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dc.contributor.authorZhan, M.
dc.contributor.authorSt., Peter, W.L.
dc.contributor.authorDoerfler, R.M.
dc.date.accessioned2019-07-26T15:58:31Z
dc.date.available2019-07-26T15:58:31Z
dc.date.issued2017
dc.identifier.urihttps://www.scopus.com/inward/record.uri?eid=2-s2.0-85033396296&doi=10.2215%2fCJN.12311216&partnerID=40&md5=7e085e9074bef8573ceaff1df31f07b3
dc.identifier.urihttp://hdl.handle.net/10713/10124
dc.description.abstractBackground and objectives Avoiding nonsteroidal anti-inflammatory drugs is important for safe CKD care. This study examined nonsteroidal anti-inflammatory drug use patterns and their association with other analgesic use in CKD. Design, setting, participants, & measurements The Chronic Renal Insufficiency Cohort Study is an observational cohort study that enrolled 3939 adults ages 21-74 years old with CKD between 2003 and 2008 using age-based eGFR inclusion criteria. Annual visits between June of 2003 and December of 2011 were organized into 15,917 visit-pairs (with an antecedent and subsequent visit) for 3872 participants with medication information. Demographics, kidney function, and clinical factors were ascertained along with report of nonsteroidal anti-inflammatory drug or other analgesic use in the prior 30 days. Results In our study, 24% of participants reported nonsteroidal anti-inflammatory drug use at baseline or at least one follow-up study visit. Having a 10 ml/min per 1.73 m 2 higher eGFR level at an antecedent visit was associated with higher odds of starting nonsteroidal anti-inflammatory drugs at a subsequent visit (odds ratio, 1.44; 95% confidence interval, 1.34 to 1.56). Seeing a nephrologist at the antecedent visit was associated with lower odds of starting or staying on nonsteroidal anti-inflammatory drugs at a subsequent visit (odds ratio, 0.70; 95% confidence interval, 0.56 to 0.87 and odds ratio, 0.61; 95% confidence interval, 0.46 to 0.81, respectively). Starting and stopping nonsteroidal anti-inflammatory drugs were both associated with higher odds of increasing the number of other analgesics (odds ratio, 1.52; 95% confidence interval, 1.25 to 1.85 and odds ratio, 1.78; 95% confidence interval, 1.39 to 2.28, respectively) and higher odds of increasing the number of opioid analgesics specifically (odds ratio, 1.92; 95% confidence interval, 1.48 to 2.48 and odds ratio, 1.46; 95% confidence interval, 1.04 to 2.03, respectively). Conclusions Nonsteroidal anti-inflammatory drug use is common among patients with CKD but less so among those with worse kidney function or those who see a nephrologist. Initiation or discontinuation of nonsteroidal anti-inflammatory drugs is often associated with supplementation with or replacement by, respectively, other analgesics, including opioids, which introduces possible drug-related problems when taking these alternative analgesics. Copyright 2017 by the American Society of Nephrology.en_US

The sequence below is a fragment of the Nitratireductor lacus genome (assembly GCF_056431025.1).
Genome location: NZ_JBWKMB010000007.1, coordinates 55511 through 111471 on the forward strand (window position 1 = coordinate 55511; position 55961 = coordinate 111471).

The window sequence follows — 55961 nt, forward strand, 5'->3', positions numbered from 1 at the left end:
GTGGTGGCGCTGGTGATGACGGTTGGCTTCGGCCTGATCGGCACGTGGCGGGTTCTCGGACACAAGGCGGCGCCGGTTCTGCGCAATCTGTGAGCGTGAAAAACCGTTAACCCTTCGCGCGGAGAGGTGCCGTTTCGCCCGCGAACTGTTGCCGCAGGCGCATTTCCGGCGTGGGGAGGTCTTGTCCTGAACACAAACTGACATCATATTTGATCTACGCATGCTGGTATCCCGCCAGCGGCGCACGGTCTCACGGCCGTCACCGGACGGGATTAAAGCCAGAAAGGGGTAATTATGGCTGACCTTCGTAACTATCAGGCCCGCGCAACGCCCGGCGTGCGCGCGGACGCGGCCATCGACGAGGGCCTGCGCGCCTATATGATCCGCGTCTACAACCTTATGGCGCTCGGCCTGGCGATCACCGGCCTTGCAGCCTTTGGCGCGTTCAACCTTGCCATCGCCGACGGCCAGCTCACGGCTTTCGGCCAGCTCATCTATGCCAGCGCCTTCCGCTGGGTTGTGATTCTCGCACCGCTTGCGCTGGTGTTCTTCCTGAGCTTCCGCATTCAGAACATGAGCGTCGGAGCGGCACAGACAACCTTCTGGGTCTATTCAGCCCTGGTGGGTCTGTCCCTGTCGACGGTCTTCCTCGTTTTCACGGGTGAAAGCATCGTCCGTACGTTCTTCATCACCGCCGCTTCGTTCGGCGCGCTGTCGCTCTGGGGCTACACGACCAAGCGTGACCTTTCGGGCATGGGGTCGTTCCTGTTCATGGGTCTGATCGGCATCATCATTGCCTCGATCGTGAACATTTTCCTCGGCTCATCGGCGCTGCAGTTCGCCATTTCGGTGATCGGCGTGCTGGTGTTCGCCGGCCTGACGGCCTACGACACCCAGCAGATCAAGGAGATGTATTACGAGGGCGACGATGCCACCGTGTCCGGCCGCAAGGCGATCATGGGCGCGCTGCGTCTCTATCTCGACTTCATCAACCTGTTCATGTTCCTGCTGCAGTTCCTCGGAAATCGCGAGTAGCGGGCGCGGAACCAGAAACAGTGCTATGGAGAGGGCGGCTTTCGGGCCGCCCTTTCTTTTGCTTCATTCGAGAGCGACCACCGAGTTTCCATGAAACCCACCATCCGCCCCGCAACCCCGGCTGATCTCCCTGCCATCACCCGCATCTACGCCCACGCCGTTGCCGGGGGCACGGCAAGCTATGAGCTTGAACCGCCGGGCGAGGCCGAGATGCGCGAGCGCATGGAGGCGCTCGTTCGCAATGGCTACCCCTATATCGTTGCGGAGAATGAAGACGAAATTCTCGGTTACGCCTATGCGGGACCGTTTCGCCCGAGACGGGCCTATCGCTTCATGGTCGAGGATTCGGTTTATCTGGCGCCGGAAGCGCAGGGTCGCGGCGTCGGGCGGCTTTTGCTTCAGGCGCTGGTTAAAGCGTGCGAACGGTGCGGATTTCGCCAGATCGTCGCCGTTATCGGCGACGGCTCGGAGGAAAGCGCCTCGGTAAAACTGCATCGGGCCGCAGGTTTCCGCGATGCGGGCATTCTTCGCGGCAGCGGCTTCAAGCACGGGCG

dc.description.sponsorshipFunding for the Chronic Renal Insufficiency Cohort (CRIC) Study was obtained under a cooperative agreement from the NIDDK (grants U01DK060990, U01DK060984, U01DK061022, U01DK061021, U01DK061028, U01DK060980, U01DK060963, and U01DK060902).en_US
dc.description.urihttps://www.doi.org/10.2215/CJN.12311216en_US
dc.language.isoen_USen_US
dc.publisherAmerican Society of Nephrologyen_US
dc.relation.ispartofClinical Journal of the American Society of Nephrology
dc.subjectAnalgesicsen_US
dc.subjectChronic kidney diseaseen_US
dc.subjectNon-steroidal anti-inflammatory drugsen_US
dc.subjectOpioiden_US
dc.subjectSafetyen_US
dc.titlePatterns of NSAIDs use and their association with other analgesic use in CKDen_US
dc.typeArticleen_US
dc.identifier.doi10.2215/CJN.12311216
dc.identifier.pmid28811297


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